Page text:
New white paper showcases value of UW–Madison’s in-state job creation, grad placement and economic recovery
With an annual statewide impact of $30.8 billion, the University of Wisconsin–Madison is a major contributor to Wisconsin’s economic growth, particularly when it comes to job creation and workforce development, according a new white paper developed by NorthStar Analytics as part of the 2021 UW–Madison economic impact report.
Every year thousands of UW–Madison graduates join Wisconsin’s workforce, filling jobs in high-demand fields like technology, engineering and math as well as health care. The white paper notes that alumni of the university stay in the state in high numbers, contributing to accelerated spending and income and sales taxes that help Wisconsin provide services to residents of all income levels. Nearly 80 percent of 2018 graduates continue to live and work in Wisconsin three years after graduation. The state also retains roughly 10 percent of Minnesota reciprocity and nonresident students each year.
UW–Madison has become an important generator of new businesses as well. With a focus on research breakthroughs and entrepreneurship, the university produces graduates who start businesses in Wisconsin and further contribute to the growth of the state’s economy. Over the last three decades, the university has helped create more than 400 startups, many of them not only surviving the recession but continuing to grow at a fast pace.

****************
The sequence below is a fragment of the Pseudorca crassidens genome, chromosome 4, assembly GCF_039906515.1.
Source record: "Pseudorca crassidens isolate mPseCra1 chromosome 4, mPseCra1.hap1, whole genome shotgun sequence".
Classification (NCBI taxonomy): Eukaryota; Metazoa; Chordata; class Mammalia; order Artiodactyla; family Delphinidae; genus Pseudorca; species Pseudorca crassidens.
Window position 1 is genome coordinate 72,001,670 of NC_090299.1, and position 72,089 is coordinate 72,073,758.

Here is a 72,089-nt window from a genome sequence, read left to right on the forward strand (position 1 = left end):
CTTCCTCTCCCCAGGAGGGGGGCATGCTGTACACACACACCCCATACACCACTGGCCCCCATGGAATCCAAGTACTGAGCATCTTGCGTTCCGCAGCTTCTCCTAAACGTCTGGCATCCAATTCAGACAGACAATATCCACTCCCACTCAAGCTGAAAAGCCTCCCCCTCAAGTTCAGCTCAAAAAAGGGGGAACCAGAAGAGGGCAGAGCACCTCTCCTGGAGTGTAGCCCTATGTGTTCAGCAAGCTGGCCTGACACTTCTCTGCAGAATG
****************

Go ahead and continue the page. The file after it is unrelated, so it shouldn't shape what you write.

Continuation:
“UW–Madison graduates are a vital contribution to the state’s workforce. From health care workers to engineers to managers, UW–Madison graduates fill critical skills gaps needed to grow the Wisconsin economy. They also are a major force in creating new startup businesses that contribute to the state,” says David J. Ward, chief executive officer of NorthStar Analytics.
The university’s impact on statewide jobs reaches far beyond alumni. UW–Madison facilities, such as research farms, Division of Extension offices and UW Health clinics, contribute directly to economic activity throughout the entire state. With facilities across Wisconsin, the university creates its own supply chain for services such as heating, ventilation and air conditioning, software support and general construction and repair.
“That economic impact reaches every corner of Wisconsin and produces jobs and local and state taxes that support schools and other important services that benefit residents,” Ward adds.
As Wisconsin and the U.S. begin to recover from the COVID-19 pandemic, the white paper explores how UW–Madison stimulates growth across the state. These direct economic contributions include federal research funding, out-of-state and international tuition, the placement of skilled graduates at Wisconsin-based tech companies and the development of university-related startup companies.